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Old 14th March 2008, 12:35 AM   #33
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cuando estoy estudiando el espanol,

me hace sentir falta una cabeza......
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Old 14th March 2008, 06:42 PM   #34
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Originally Posted by yunouguaramin View Post
Me se han perdido...

Yes, it is not correct, but is a extended issue.

I think both ways should be correct.
I'm not convinced, so I asked a Spanish friend, and he says "me se han'' would be regarded as very bad Spanish.
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Old 14th March 2008, 08:24 PM   #35
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Quote:
Originally Posted by omeyas View Post
I'm not convinced, so I asked a Spanish friend, and he says "me se han'' would be regarded as very bad Spanish.
Those people live more than 1000 km far from me...




Google->Buscar->"me se ha" Resultados : 21700 en 0,28 segundos.

Somos malos, somos feos, pero somos tantos...
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Old 23rd April 2008, 02:47 PM   #36
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Default Comprehensive list of verbs like "gustar", "faltar", etc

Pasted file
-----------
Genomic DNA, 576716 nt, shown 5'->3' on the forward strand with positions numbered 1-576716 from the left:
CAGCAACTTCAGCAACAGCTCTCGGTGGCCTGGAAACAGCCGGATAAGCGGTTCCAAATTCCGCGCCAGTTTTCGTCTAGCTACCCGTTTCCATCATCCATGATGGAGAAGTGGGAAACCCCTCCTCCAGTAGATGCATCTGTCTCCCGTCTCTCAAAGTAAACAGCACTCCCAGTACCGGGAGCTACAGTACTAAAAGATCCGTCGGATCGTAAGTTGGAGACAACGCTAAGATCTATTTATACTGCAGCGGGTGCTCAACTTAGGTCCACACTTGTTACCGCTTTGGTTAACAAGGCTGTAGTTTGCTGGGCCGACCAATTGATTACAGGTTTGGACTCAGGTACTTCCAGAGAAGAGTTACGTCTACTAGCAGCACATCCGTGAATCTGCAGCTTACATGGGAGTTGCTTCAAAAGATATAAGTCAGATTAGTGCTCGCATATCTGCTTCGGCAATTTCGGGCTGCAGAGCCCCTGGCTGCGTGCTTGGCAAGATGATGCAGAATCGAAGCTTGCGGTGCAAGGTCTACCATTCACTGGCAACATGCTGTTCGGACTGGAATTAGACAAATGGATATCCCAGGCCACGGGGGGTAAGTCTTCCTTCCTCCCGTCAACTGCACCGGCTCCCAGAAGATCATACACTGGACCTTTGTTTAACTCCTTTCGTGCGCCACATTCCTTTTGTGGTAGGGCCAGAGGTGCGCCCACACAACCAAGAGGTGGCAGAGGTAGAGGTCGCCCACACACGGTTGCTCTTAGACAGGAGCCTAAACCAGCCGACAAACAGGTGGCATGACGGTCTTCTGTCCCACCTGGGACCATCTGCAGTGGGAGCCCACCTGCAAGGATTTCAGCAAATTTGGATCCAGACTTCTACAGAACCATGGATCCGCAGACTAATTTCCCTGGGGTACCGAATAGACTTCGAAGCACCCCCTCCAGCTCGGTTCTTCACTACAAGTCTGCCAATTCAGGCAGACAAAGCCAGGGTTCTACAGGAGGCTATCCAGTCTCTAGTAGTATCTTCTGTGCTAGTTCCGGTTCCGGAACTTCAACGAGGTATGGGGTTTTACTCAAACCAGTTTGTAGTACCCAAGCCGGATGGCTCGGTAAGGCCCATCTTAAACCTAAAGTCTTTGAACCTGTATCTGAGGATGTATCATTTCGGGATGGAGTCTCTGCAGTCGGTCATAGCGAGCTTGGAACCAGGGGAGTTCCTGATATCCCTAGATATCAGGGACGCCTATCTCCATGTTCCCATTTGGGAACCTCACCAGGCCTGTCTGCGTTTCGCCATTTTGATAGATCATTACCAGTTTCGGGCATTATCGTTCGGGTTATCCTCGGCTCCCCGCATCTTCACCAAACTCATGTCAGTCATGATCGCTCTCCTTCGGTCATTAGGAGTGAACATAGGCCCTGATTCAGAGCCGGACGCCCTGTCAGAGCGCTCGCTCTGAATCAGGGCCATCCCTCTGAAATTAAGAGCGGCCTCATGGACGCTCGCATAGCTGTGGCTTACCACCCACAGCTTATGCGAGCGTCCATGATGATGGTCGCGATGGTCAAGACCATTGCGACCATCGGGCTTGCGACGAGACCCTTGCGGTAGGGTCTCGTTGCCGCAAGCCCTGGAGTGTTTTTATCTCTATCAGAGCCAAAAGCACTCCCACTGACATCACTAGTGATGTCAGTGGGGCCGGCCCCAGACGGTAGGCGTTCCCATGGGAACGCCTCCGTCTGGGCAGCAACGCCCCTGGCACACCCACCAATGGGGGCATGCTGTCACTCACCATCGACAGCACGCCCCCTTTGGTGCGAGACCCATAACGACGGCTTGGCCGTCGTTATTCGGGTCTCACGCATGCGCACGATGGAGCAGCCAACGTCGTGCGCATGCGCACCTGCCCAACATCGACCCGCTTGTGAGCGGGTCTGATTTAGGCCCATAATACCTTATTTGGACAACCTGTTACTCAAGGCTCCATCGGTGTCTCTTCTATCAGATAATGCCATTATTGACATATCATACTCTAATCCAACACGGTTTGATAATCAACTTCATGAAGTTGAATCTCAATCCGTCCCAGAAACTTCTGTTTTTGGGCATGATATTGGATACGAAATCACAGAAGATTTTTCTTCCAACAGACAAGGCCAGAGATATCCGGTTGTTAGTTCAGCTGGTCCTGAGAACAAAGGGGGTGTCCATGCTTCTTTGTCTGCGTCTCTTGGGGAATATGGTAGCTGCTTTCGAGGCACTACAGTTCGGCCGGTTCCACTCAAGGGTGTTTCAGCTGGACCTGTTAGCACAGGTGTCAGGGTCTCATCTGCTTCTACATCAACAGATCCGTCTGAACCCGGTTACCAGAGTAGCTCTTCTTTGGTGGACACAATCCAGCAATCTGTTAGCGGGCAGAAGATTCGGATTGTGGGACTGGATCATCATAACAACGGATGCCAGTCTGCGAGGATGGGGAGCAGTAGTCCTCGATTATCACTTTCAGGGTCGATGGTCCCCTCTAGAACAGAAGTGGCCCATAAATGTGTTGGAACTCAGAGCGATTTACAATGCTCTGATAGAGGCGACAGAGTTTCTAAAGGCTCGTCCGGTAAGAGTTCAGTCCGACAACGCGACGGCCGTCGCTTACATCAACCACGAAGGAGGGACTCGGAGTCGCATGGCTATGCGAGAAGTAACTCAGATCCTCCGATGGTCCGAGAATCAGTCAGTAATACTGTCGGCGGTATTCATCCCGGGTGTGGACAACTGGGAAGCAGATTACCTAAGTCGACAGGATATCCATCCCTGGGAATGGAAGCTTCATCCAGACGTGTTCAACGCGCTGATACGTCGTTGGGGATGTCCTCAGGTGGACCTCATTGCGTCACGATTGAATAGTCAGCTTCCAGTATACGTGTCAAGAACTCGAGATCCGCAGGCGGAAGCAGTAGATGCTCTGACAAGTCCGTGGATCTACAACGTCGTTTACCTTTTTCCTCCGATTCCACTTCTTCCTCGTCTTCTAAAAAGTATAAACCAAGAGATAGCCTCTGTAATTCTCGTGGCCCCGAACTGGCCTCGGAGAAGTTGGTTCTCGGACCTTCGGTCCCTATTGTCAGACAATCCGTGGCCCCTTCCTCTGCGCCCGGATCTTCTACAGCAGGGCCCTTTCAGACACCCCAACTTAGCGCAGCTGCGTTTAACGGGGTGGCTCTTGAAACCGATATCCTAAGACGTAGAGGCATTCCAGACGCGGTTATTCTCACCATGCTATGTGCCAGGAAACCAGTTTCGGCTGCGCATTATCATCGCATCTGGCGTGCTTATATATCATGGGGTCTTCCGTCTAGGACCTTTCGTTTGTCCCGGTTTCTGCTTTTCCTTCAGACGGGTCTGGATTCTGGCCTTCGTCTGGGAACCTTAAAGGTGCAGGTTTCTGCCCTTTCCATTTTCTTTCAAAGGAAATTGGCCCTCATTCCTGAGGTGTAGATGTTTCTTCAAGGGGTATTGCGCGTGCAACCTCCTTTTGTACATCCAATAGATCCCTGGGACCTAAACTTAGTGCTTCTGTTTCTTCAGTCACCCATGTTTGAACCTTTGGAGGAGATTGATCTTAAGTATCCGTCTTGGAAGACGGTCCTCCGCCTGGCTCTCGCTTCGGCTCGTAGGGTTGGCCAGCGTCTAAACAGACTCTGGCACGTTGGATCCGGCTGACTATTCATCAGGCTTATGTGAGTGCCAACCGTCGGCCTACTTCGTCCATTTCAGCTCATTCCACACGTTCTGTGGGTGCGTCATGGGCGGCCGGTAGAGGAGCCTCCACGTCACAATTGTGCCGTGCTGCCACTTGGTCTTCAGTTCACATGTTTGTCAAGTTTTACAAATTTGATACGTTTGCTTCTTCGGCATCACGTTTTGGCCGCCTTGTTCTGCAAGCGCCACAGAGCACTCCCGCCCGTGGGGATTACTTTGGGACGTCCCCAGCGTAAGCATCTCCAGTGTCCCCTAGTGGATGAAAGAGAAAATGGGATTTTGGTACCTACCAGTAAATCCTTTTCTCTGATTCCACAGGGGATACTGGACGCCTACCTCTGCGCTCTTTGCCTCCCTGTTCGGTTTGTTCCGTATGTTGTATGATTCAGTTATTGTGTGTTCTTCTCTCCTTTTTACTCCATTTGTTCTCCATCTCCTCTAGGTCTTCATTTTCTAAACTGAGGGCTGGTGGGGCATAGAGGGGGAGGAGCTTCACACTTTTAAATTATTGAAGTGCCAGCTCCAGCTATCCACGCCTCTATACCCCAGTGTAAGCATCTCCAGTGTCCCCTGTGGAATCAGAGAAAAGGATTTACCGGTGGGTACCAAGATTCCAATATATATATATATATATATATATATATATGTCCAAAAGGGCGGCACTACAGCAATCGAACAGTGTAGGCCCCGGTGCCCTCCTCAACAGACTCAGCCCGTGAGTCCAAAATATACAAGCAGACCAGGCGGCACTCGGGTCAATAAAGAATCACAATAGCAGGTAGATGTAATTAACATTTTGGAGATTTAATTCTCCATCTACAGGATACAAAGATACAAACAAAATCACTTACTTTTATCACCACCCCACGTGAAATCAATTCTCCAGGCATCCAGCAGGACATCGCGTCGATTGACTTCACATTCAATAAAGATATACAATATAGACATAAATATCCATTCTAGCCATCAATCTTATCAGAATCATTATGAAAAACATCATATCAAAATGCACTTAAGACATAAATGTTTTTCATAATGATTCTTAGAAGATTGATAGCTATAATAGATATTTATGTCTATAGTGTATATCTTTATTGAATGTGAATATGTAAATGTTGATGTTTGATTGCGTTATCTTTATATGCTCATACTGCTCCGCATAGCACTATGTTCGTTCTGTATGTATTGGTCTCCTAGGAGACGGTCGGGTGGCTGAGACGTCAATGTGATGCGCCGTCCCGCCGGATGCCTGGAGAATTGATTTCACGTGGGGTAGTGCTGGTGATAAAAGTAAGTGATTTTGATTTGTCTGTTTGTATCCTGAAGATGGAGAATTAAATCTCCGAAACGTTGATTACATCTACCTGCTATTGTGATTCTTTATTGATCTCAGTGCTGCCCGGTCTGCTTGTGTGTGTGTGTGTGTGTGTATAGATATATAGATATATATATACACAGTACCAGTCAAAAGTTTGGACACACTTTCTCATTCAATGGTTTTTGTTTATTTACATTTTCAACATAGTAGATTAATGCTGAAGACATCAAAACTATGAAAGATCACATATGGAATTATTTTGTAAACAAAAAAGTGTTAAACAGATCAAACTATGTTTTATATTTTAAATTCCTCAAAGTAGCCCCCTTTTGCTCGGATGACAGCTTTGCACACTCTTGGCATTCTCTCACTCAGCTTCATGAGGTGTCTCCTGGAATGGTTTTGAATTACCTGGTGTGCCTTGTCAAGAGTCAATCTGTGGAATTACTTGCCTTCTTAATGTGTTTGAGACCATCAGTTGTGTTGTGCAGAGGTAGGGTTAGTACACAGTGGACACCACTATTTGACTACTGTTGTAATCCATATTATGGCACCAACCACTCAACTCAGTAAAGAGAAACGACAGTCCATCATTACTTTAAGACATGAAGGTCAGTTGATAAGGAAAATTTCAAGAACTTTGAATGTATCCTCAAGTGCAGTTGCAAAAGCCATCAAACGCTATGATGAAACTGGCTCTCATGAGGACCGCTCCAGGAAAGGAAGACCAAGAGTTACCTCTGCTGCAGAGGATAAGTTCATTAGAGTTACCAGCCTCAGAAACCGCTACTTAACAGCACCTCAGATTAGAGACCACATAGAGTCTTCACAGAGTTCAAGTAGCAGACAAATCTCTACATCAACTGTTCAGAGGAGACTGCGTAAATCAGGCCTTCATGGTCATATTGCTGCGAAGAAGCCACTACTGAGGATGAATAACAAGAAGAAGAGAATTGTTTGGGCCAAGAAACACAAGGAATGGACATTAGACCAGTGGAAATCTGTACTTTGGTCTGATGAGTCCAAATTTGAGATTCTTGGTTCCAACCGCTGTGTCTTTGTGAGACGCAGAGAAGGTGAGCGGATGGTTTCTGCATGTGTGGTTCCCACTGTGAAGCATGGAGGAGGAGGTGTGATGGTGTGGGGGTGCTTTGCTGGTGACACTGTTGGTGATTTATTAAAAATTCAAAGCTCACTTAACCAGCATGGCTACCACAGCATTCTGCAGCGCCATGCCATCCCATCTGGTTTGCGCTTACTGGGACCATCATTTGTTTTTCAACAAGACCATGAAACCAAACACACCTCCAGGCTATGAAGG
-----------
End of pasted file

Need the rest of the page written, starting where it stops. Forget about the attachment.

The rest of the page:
Can anyone point to a site which might have a comprehensive list of the most commonly used verbs that work like gustar, bastar, faltar, importar, etc.
Thanks
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Old 23rd April 2008, 03:28 PM   #37
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A lot of them are in Bowdoin (ch 39) or another look at the common ones in spanish.about.com

Another list added

Last edited by greytop; 23rd April 2008 at 03:52 PM.
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Old 23rd April 2008, 04:57 PM   #38
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Muchas gracias...de otro hombre canoso.
MJC
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Old 24th April 2008, 09:21 AM   #39
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Originally Posted by yunouguaramin View Post
Those people live more than 1000 km far from me...

Google->Buscar->"me se ha" Resultados : 21700 en 0,28 segundos.

Somos malos, somos feos, pero somos tantos...
La canción original es "Se me va". Nota que cada vez que dicen "me se va" la(s) chica(s) se rie(n).
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Old 24th April 2008, 06:12 PM   #40
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I am not particularly well educated and my ambience is not very academic either, but none of my Spanish speaking friends would EVER use "me se" unless in humorous situations, pretending to emulate the parlance of very uneducated people.

I would only use it if the context makes perfectly clear that I am aware of the incorrectness of the construction and just pretending to spice up my speech with a funny colloquial tone.

As for the difference between falté a clase and (me) perdí una clase, I would say the first is used when you missed the class on purpose, whether the latter would be used when you missed a class for unvoluntary reasons.

I do not really see a difference between me perdí and perdí, but I do notice a tendence in the colloquial language to use reflexive pronouns where they are not needed, at least in some areas of Spain. Like in "Dite algo" or "bájate una cerveza".